And it is so quick when it happens, like how fast the sun sets in Florida, light to dark. And you feel her darkness because you loved her light. Plus, damn it, it was her own holiday and you shot a bottle rocket.


So the only way I know to get from where that was today to right here, right now is to say we made it through it, nobody died, no bleeding, and tomorrow is a new chance. Not a holiday. And maybe some holidays just don't live up to the expectations we give them.

Plus Slater is here, in brown scrubs, eating barbecue and laughing at me right now.

Sweet, sweet gratitude.

Sunday, October 24, 2010

well, well, well

I'm nervous, an anxiety I am fighting because I just sat in the driver's seat of an unfamiliar car beside a stranger. For all practical purposes he is a stranger. Other than earlier in the night when he sat down on a wood chair, front center of a concrete floor and filled a room full of more life than I've seen in one small space since walking into Junior Kimbrough's place many years ago. The old place on Highway 4 that burned down.

I only went there twice but tonight I have been reminded of what going to a real juke joint is. Tonight I am at the Rendezvous in Holly Springs, MS. It is 1am on a Saturday morning, and I'm in a dimly lit parking lot seated beside a legend in his car.

My Daddy would not approve. I don't necessarily like to do things my Daddy would not approve of, but let me tell you, if he had met Little Joe Ayers tonight like I did then he would want to be in that car with him, beer in hand, listening.

Although Little Joe and I have never said as much as a word to each other before five minutes ago I have assessed this man as an upstanding member of our humanity. Don't get me wrong, I still at times doubt my own judgements. We hear stories all the time of women who put themselves in places where they trust someone only to find out that maybe they shouldn't have trusted afterwards. But I'm living right now and living involves trust.

So here I am next to Little Joe. Angie's camera bag and camera around my neck. I have already shot over 800 pictures, and I can't help but feel a little sad that there is no way I have enough photographic talent to get a shot in this car. You know, a shot showing what this is.

Little Joe has a fine car. Don't ask me make or model. All I can tell you is that it is clean like my Papaw's Silver Streak and he's most likely my Papaw's age if that fine man was alive today. In this sweet, sweet familiarity I place my fingers in the shiny wood grooves of the steering wheel, breathe and listen.

I want to listen like Connor listens, cause I know what Joe has to say is important.

So I tell him the first time I ever experienced the Blues was when I walked into Junior's place and he smiles. One of the most beautiful smiles you'll ever or never see. I hope I caught it on film, but I don't know if you can catch that on film. And I don't have it on audio, but I wish you could hear his raspy voice as he chuckles and tells me These younguns don't play it like we used to. I can play you some. I got one of my guitars right here.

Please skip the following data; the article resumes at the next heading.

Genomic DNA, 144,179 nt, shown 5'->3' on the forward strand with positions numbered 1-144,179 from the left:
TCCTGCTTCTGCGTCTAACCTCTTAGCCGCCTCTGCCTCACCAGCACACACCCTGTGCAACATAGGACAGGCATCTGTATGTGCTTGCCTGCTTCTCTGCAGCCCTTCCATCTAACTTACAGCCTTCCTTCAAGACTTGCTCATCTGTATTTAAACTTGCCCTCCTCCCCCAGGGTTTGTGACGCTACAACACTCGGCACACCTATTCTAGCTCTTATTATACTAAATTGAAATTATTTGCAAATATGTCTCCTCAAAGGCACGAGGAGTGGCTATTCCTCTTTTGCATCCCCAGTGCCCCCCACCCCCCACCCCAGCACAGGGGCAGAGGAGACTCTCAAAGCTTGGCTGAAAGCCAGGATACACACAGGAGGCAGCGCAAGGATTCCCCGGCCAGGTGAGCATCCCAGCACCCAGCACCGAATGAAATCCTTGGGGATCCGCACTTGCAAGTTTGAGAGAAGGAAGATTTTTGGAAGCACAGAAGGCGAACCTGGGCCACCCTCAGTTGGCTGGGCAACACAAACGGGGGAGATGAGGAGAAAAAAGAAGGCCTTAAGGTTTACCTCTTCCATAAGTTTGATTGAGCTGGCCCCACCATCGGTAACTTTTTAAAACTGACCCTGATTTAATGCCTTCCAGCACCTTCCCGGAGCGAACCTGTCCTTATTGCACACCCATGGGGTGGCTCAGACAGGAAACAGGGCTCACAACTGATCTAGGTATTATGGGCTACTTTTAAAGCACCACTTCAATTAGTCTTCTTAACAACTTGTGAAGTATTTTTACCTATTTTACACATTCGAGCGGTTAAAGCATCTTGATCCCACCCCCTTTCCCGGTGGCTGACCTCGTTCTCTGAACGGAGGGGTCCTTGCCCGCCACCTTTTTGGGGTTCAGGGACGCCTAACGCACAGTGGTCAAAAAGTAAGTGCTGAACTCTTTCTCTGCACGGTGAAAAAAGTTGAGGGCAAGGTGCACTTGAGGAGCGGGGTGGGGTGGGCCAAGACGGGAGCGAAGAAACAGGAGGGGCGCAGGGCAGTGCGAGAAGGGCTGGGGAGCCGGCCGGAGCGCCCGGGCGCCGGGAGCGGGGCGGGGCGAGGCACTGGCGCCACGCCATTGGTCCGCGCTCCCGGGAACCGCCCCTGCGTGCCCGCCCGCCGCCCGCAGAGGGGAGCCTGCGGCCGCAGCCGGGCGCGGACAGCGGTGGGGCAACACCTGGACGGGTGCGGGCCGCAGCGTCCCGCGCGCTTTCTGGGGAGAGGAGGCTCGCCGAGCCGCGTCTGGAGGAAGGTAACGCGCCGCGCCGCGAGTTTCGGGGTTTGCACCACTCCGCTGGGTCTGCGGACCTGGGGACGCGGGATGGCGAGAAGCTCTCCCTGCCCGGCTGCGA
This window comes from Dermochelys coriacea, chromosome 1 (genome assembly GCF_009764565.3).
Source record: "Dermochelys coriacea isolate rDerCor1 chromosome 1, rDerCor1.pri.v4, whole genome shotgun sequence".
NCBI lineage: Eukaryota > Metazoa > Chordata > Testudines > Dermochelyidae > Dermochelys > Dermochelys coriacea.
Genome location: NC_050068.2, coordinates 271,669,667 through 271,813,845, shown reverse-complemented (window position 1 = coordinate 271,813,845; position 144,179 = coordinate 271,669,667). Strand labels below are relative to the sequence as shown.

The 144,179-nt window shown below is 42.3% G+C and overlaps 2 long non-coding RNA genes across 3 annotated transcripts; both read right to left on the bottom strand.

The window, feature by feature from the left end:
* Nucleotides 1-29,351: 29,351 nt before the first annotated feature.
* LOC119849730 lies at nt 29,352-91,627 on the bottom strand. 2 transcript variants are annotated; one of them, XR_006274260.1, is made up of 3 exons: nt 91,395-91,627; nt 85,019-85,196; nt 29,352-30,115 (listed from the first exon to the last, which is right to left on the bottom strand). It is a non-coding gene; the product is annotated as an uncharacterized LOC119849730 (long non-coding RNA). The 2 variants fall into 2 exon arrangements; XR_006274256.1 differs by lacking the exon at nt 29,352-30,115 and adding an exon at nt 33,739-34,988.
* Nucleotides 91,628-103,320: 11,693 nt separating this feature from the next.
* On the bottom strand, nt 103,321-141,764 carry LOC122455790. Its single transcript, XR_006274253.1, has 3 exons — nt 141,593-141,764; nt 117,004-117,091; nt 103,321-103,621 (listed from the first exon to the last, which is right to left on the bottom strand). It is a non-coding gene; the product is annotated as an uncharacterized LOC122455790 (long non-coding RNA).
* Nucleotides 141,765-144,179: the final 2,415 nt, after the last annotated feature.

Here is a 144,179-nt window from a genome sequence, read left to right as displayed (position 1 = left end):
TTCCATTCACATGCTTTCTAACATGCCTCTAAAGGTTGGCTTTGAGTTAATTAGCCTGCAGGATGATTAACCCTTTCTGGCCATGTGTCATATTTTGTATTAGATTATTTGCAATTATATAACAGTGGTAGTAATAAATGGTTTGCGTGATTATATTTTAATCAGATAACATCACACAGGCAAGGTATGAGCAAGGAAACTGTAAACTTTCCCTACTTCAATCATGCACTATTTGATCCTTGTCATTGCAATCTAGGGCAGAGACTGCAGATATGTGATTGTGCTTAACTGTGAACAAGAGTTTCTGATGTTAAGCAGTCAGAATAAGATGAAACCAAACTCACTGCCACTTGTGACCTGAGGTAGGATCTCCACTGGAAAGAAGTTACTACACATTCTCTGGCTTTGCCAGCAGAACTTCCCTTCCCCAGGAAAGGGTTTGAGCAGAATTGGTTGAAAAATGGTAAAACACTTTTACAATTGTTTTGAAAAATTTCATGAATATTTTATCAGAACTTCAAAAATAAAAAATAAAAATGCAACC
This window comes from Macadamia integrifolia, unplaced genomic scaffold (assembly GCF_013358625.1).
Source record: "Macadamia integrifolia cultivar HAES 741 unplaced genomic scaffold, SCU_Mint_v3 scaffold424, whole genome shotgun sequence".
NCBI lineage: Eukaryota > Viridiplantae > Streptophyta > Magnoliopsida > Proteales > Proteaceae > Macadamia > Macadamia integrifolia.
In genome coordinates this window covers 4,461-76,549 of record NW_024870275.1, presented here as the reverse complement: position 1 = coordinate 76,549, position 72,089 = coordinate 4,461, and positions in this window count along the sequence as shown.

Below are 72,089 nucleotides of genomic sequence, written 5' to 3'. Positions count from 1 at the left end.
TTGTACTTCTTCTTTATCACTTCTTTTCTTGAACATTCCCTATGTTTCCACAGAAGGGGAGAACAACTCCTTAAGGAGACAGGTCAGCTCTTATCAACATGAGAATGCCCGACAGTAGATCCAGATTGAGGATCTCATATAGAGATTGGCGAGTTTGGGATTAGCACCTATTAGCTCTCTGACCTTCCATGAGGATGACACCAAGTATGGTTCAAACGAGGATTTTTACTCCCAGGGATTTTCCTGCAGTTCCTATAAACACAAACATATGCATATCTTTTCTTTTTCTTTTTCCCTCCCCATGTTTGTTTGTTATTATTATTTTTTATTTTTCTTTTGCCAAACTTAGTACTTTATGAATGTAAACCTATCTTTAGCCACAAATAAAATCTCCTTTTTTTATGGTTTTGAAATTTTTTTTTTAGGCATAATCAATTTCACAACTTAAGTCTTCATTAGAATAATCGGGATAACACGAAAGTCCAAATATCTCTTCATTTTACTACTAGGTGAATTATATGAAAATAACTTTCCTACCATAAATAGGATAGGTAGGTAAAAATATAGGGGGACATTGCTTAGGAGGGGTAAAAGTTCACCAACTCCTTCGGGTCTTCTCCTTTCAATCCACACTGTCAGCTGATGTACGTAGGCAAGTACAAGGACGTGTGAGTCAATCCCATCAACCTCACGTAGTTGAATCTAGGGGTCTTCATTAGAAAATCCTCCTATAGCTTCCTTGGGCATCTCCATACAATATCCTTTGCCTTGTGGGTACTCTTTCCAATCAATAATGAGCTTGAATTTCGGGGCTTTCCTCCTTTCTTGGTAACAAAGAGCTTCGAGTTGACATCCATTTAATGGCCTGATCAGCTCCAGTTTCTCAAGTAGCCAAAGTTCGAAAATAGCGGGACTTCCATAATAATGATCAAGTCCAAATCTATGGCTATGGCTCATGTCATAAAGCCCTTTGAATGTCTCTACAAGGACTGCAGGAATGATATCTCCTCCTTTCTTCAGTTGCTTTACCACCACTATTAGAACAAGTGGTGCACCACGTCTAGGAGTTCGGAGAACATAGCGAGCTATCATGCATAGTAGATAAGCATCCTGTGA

This is when he reaches behind me and pulls back a polished green guitar. It is an impressive instrument.

I can't even tell you how graceful he was doing it, like he had practiced that move a million times. I would have knocked both him and me upside the head trying to get that guitar from the back to the front. He didn't even so much as graze me.

In order to get us where we need to be he begins a story about his son, about a night when his boy who plays in a white blues band was riding back from a gig in the Delta and how the car got out of control and how it flipped at least four times and killed the driver. How his son had heard his friend's, fellow band member's, last gasp. One last gasp, that's all he heard.

Then Little Joe plays. He starts strumming his guitar with his fingers and it is both the sweetest and saddest music I have ever heard. I look at Joe, then out the windshield into the parking lot. He starts singing with that guitar. I watch the scene, the people, the faces, the laughter. I feel safe, warm, connected. Honored.

Joe and I sit in that car for at least an hour. He tells me how he began driving a bulldozer at 12 years old. And he was a good bulldozer driver. People were amazed at what he could do, and he could make three dollars a day, fifteen a week. That was good money back then, and, like my Daddy, ain't no amount of work ever scared him.

He bought his first guitar from his uncle with money he made driving that bulldozer. His uncle never went to church, and Little Joe would skip Sunday school to watch that man sip moonshine and play guitar on the porch. In fact, when Joe made the deal for the guitar his uncle questioned how fast he was able to get the $4, and Joe's Mama and Daddy were there to explain that Joe worked for his money.

He retired years back from bulldozing and working for the school district, a good state retirement. His wife passed on a couple of years ago, and he lives alone not having the fun he used to before when he was drinking and smoking.

I tell him he's a sweetheart, and he tells me he's too old to be a sweetheart but he sure does remember those days when he and Junior used to ride around the square in Holly Springs picking up women. How he had a guy, who did signs, paint on the sides of his car If you smoke cigarettes put your butts in these seats.

Again he laughs. Laughs at me, at the memories, at the work, at himself. And he plays me another blues song. Serenades me. And I don't know what I could have done in my life to deserve this, I couldn't have done enough, yet here I am in this moment filled with complete gratitude.


There ya' go, my sweet Slater.

Saturday, October 23, 2010

Thursday, October 21, 2010

listen

normal

I once had a guy tell me, I'm just a normal guy.

Part of me thinks it's a great break up line. No I'll call you or It's me. Simply a nice, little I'm just a normal guy. Thank you. I guess that's supposed to make me not like you. You being a normal guy and all.